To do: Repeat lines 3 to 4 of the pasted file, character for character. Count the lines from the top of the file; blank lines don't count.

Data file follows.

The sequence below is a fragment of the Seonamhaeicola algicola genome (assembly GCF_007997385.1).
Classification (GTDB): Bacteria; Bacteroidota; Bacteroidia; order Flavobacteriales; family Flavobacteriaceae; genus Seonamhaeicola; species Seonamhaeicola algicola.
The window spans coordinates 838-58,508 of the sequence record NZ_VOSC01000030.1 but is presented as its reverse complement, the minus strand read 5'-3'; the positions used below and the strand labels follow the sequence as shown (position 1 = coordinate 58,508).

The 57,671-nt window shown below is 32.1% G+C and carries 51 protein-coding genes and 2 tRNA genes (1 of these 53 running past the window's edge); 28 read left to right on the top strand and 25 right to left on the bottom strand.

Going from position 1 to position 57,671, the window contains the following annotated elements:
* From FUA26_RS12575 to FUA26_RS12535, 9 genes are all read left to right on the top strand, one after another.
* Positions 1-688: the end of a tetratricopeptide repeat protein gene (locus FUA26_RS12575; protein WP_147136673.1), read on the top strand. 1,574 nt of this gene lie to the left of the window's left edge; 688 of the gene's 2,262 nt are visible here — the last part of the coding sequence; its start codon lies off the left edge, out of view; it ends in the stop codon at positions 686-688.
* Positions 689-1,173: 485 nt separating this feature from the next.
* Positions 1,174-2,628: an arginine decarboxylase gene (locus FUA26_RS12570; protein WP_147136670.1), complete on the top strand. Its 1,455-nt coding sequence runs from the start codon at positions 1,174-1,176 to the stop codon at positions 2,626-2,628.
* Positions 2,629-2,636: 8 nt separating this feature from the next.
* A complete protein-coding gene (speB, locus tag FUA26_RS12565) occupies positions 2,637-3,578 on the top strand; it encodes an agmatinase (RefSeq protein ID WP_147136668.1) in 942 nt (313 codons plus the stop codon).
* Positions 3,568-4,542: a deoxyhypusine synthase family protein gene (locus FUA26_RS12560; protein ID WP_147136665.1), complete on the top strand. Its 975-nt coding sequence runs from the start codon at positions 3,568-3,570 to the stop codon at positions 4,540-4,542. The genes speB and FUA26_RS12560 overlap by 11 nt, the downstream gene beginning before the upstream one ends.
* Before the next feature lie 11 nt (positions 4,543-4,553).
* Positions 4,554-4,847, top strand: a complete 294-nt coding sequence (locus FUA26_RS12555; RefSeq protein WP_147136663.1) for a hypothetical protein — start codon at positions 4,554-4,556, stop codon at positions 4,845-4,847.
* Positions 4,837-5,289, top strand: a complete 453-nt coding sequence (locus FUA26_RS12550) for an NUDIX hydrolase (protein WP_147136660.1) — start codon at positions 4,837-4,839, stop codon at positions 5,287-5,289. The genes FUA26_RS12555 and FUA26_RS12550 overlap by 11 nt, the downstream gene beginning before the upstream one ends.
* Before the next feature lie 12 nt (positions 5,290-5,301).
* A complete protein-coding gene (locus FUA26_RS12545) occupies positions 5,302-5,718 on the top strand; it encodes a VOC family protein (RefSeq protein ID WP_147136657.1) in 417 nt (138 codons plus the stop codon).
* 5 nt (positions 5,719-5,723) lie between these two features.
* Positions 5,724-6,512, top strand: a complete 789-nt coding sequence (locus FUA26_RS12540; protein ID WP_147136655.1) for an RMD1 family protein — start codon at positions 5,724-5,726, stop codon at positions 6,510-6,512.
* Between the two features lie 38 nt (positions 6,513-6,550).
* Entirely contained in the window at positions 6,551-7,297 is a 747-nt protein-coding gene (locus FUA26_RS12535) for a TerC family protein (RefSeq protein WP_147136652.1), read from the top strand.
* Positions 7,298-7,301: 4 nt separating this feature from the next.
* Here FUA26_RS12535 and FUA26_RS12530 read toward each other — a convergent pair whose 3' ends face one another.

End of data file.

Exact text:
The window spans coordinates 838-58,508 of the sequence record NZ_VOSC01000030.1 but is presented as its reverse complement, the minus strand read 5'-3'; the positions used below and the strand labels follow the sequence as shown (position 1 = coordinate 58,508).

The 57,671-nt window shown below is 32.1% G+C and carries 51 protein-coding genes and 2 tRNA genes (1 of these 53 running past the window's edge); 28 read left to right on the top strand and 25 right to left on the bottom strand.